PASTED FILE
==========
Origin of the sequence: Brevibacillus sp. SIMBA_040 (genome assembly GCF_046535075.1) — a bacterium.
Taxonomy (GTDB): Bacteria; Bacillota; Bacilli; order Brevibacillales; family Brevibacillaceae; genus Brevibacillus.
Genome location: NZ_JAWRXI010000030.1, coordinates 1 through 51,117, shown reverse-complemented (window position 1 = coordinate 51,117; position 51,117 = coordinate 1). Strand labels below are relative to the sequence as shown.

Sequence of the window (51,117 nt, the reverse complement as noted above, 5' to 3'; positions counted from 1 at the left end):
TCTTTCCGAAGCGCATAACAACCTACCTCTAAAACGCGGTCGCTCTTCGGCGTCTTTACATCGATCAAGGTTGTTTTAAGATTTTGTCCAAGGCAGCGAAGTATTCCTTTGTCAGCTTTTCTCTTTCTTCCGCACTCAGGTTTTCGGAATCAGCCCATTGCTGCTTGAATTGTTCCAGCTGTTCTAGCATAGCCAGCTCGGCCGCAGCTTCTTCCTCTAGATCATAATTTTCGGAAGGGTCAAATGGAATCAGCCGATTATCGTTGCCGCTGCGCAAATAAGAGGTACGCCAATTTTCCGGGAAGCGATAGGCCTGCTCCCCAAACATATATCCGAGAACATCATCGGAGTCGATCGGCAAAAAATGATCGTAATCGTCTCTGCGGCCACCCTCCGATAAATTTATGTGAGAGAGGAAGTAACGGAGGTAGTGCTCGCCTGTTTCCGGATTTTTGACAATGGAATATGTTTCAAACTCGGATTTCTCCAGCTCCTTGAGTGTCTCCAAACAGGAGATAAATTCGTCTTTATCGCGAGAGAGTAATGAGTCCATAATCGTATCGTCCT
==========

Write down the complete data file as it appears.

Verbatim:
Origin of the sequence: Brevibacillus sp. SIMBA_040 (genome assembly GCF_046535075.1) — a bacterium.
Taxonomy (GTDB): Bacteria; Bacillota; Bacilli; order Brevibacillales; family Brevibacillaceae; genus Brevibacillus.
Genome location: NZ_JAWRXI010000030.1, coordinates 1 through 51,117, shown reverse-complemented (window position 1 = coordinate 51,117; position 51,117 = coordinate 1). Strand labels below are relative to the sequence as shown.

Sequence of the window (51,117 nt, the reverse complement as noted above, 5' to 3'; positions counted from 1 at the left end):
TCTTTCCGAAGCGCATAACAACCTACCTCTAAAACGCGGTCGCTCTTCGGCGTCTTTACATCGATCAAGGTTGTTTTAAGATTTTGTCCAAGGCAGCGAAGTATTCCTTTGTCAGCTTTTCTCTTTCTTCCGCACTCAGGTTTTCGGAATCAGCCCATTGCTGCTTGAATTGTTCCAGCTGTTCTAGCATAGCCAGCTCGGCCGCAGCTTCTTCCTCTAGATCATAATTTTCGGAAGGGTCAAATGGAATCAGCCGATTATCGTTGCCGCTGCGCAAATAAGAGGTACGCCAATTTTCCGGGAAGCGATAGGCCTGCTCCCCAAACATATATCCGAGAACATCATCGGAGTCGATCGGCAAAAAATGATCGTAATCGTCTCTGCGGCCACCCTCCGATAAATTTATGTGAGAGAGGAAGTAACGGAGGTAGTGCTCGCCTGTTTCCGGATTTTTGACAATGGAATATGTTTCAAACTCGGATTTCTCCAGCTCCTTGAGTGTCTCCAAACAGGAGATAAATTCGTCTTTATCGCGAGAGAGTAATGAGTCCATAATCGTATCGTCCT